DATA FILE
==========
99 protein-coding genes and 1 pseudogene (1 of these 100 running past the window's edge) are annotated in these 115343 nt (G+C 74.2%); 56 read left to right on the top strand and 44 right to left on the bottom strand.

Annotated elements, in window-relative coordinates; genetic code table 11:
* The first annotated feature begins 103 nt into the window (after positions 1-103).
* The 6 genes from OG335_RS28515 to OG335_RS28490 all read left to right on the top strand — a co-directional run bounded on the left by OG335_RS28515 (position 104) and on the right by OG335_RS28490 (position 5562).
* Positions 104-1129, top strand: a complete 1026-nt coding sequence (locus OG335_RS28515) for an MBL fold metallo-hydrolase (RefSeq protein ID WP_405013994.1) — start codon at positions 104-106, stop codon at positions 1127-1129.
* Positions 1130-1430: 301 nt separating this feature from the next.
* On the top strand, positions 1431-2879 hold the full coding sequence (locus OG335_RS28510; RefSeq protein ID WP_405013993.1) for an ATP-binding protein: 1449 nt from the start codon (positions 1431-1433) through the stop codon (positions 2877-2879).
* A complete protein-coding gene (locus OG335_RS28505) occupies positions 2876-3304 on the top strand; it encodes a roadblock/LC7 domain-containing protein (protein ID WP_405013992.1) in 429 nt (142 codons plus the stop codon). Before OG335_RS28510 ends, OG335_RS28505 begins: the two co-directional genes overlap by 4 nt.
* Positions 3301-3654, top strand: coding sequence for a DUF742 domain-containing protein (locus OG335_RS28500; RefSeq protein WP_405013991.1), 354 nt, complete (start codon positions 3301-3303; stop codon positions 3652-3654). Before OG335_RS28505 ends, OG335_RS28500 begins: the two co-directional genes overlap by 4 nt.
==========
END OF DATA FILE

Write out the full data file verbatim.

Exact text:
99 protein-coding genes and 1 pseudogene (1 of these 100 running past the window's edge) are annotated in these 115343 nt (G+C 74.2%); 56 read left to right on the top strand and 44 right to left on the bottom strand.

Annotated elements, in window-relative coordinates; genetic code table 11:
* The first annotated feature begins 103 nt into the window (after positions 1-103).
* The 6 genes from OG335_RS28515 to OG335_RS28490 all read left to right on the top strand — a co-directional run bounded on the left by OG335_RS28515 (position 104) and on the right by OG335_RS28490 (position 5562).
* Positions 104-1129, top strand: a complete 1026-nt coding sequence (locus OG335_RS28515) for an MBL fold metallo-hydrolase (RefSeq protein ID WP_405013994.1) — start codon at positions 104-106, stop codon at positions 1127-1129.
* Positions 1130-1430: 301 nt separating this feature from the next.
* On the top strand, positions 1431-2879 hold the full coding sequence (locus OG335_RS28510; RefSeq protein ID WP_405013993.1) for an ATP-binding protein: 1449 nt from the start codon (positions 1431-1433) through the stop codon (positions 2877-2879).
* A complete protein-coding gene (locus OG335_RS28505) occupies positions 2876-3304 on the top strand; it encodes a roadblock/LC7 domain-containing protein (protein ID WP_405013992.1) in 429 nt (142 codons plus the stop codon). Before OG335_RS28510 ends, OG335_RS28505 begins: the two co-directional genes overlap by 4 nt.
* Positions 3301-3654, top strand: coding sequence for a DUF742 domain-containing protein (locus OG335_RS28500; RefSeq protein WP_405013991.1), 354 nt, complete (start codon positions 3301-3303; stop codon positions 3652-3654). Before OG335_RS28505 ends, OG335_RS28500 begins: the two co-directional genes overlap by 4 nt.